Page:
Checkout conveyor placement

How to place your products on the conveyor belt at the checkout counter

Today when doing my grocery shopping the lady at the checkout counter expressed warm and heartily her appreciation for the way I positioned my products on the conveyor belt. She liked how the barcodes where all facing up and aligned the same way and how the products were not piled, but placed one by one in alignment with the edge of the conveyor and the scanning area. I had been doing that for years, but that was the first time someone showed their appreciation for it. Given a proof that the system is actually doing the staff a favor and not simply satisfying my own OCD tendencies, I decided to write this guide on how to go about positioning your goods at checkout.

I first started being conscious about how I placed my goods on the conveyor a few years back when a local supermarket had the text "Please place your goods with the barcode up" on the grocery dividers. At the same time I started noticing how people would often stressfully pile up their goods as fast as they could fit them on the conveyor, as though racing to place the next grocery divider on the belt. Ironically this habit actually slows the checkout proces as the clerk has to depile the stuff and search for the barcode on every product.

Here is how you should do it if you want to do the clerk a favor and get out and on faster.

Conveyor placement
  1. Position the barcode up
    And preferably rotate all goods so the barcode is in the same corner, this allows the clerk to scan each product using the same simple rotation.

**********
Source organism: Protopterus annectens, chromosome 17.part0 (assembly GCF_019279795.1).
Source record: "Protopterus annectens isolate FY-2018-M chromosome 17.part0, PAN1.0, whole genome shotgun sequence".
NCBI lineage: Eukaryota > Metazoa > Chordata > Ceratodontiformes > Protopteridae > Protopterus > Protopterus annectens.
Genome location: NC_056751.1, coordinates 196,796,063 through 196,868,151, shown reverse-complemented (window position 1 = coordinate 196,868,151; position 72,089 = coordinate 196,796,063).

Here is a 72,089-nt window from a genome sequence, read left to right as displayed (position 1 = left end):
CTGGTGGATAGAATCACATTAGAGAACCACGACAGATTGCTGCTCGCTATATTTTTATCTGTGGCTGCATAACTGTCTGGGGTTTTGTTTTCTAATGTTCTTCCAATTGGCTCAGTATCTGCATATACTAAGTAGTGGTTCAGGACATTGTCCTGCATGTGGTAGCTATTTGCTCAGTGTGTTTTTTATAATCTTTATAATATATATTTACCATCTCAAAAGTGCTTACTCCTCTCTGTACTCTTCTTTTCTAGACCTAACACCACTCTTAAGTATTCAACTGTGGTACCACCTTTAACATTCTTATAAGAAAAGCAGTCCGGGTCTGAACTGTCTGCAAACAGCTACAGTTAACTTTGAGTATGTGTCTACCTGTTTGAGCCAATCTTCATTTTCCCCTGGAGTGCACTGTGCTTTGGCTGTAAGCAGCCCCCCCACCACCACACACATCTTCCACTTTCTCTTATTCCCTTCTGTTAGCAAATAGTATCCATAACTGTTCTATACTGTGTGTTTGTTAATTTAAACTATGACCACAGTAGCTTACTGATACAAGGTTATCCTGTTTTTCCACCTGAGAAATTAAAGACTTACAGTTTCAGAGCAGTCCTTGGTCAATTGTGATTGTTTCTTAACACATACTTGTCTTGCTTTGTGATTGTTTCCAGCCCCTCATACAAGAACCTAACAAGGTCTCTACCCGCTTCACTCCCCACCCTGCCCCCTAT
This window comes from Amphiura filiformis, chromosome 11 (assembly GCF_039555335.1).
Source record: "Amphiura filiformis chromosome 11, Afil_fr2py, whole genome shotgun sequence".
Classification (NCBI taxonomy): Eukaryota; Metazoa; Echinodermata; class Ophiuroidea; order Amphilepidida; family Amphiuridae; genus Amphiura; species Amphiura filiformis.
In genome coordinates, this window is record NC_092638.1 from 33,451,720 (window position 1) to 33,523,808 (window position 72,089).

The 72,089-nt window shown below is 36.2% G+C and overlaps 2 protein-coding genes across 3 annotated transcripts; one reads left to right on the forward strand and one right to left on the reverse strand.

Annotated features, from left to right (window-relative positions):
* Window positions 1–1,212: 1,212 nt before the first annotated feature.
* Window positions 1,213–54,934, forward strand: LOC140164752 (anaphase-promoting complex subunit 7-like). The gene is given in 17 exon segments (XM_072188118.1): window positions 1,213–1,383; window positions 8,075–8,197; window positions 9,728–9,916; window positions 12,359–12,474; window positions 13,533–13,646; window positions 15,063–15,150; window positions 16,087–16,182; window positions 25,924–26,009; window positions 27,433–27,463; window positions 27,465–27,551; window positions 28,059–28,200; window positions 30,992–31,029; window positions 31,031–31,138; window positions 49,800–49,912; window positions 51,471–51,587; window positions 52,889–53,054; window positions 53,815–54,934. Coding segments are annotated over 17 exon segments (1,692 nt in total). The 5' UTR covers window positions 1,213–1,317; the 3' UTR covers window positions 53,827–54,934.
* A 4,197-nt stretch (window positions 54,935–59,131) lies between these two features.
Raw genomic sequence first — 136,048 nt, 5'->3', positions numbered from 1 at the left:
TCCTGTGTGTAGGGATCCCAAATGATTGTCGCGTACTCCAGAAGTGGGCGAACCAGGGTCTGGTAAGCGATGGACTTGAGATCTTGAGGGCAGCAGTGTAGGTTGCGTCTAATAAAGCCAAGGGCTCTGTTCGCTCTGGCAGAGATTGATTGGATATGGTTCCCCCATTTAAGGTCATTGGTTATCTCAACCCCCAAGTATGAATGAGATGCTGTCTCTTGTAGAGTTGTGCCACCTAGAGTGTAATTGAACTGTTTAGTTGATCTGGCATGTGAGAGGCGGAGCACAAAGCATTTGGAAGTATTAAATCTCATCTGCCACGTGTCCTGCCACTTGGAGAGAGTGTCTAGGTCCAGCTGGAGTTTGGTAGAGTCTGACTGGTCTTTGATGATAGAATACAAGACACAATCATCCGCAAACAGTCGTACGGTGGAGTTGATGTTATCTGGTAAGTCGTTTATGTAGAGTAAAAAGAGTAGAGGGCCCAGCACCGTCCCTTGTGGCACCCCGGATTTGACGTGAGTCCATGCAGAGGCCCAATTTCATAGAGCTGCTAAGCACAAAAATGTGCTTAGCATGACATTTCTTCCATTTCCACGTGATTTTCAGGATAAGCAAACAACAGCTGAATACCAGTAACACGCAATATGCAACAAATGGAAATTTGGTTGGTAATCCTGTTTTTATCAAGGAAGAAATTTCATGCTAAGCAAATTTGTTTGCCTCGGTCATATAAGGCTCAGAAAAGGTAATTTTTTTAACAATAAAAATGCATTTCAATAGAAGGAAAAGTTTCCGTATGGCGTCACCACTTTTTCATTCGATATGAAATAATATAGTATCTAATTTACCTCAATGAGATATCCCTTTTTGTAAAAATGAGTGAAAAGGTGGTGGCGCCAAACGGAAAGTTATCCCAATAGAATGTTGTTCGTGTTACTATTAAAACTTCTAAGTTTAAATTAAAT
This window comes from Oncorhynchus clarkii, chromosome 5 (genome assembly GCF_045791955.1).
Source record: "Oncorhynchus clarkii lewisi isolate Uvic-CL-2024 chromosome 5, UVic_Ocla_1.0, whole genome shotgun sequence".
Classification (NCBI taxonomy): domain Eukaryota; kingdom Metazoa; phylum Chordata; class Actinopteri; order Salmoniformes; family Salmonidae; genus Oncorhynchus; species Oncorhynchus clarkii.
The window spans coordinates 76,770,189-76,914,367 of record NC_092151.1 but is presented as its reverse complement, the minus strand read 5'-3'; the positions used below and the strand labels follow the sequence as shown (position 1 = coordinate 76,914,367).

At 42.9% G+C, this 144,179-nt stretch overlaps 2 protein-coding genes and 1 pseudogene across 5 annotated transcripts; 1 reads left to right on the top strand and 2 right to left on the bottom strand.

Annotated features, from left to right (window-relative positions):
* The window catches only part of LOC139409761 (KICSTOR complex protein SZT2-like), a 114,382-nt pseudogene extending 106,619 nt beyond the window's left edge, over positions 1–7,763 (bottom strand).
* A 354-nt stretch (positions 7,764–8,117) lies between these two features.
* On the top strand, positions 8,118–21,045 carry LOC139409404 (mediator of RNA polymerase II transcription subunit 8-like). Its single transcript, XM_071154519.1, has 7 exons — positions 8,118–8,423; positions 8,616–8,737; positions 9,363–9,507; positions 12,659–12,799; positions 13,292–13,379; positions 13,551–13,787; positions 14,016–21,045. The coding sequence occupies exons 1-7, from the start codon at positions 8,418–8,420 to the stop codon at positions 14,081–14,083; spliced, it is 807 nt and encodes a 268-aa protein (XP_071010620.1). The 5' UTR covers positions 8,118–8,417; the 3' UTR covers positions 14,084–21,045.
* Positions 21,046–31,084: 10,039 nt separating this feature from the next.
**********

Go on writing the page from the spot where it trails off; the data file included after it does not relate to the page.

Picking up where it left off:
2. Place products one by one
    The clerk is only able to handle one product at a time anyway - no reason to stack them.

  3. Align products along the edge of the conveyor closest to the clerk
    This way the clerk does not have to reach for your goods and you avoid the bottleneck effect where your goods are piled up as the conveyor belt narrows down before the barcode scanner.

  4. Group your products
    Goods with a quantity discount are much easier to handle when placed next to each other. As an exception to the rule you can pile them up since only one barcode need to be scanned for these groups.

  5. Sort your products by how you pack them
    Usually you would want large and rigid goods (e.g. milk, flour and bags of rice) first and smaller and fragile goods (e.g. eggs, grapes and caviar) last, this is easier to pack and ensures your fragile purchases does not get squashed. Also if you bought a shopping bag to contain your products, you want to place that first on the conveyor.

  6. Consider the aesthetics
    With your remaining time and energy while waiting at the checkout counter consider the aesthetics of the placement of your goods. You can sort your products in colors, shapes or themes. Any aesthetic idea can justify breaking the above rules, but stick to the efficient placement as your baseline.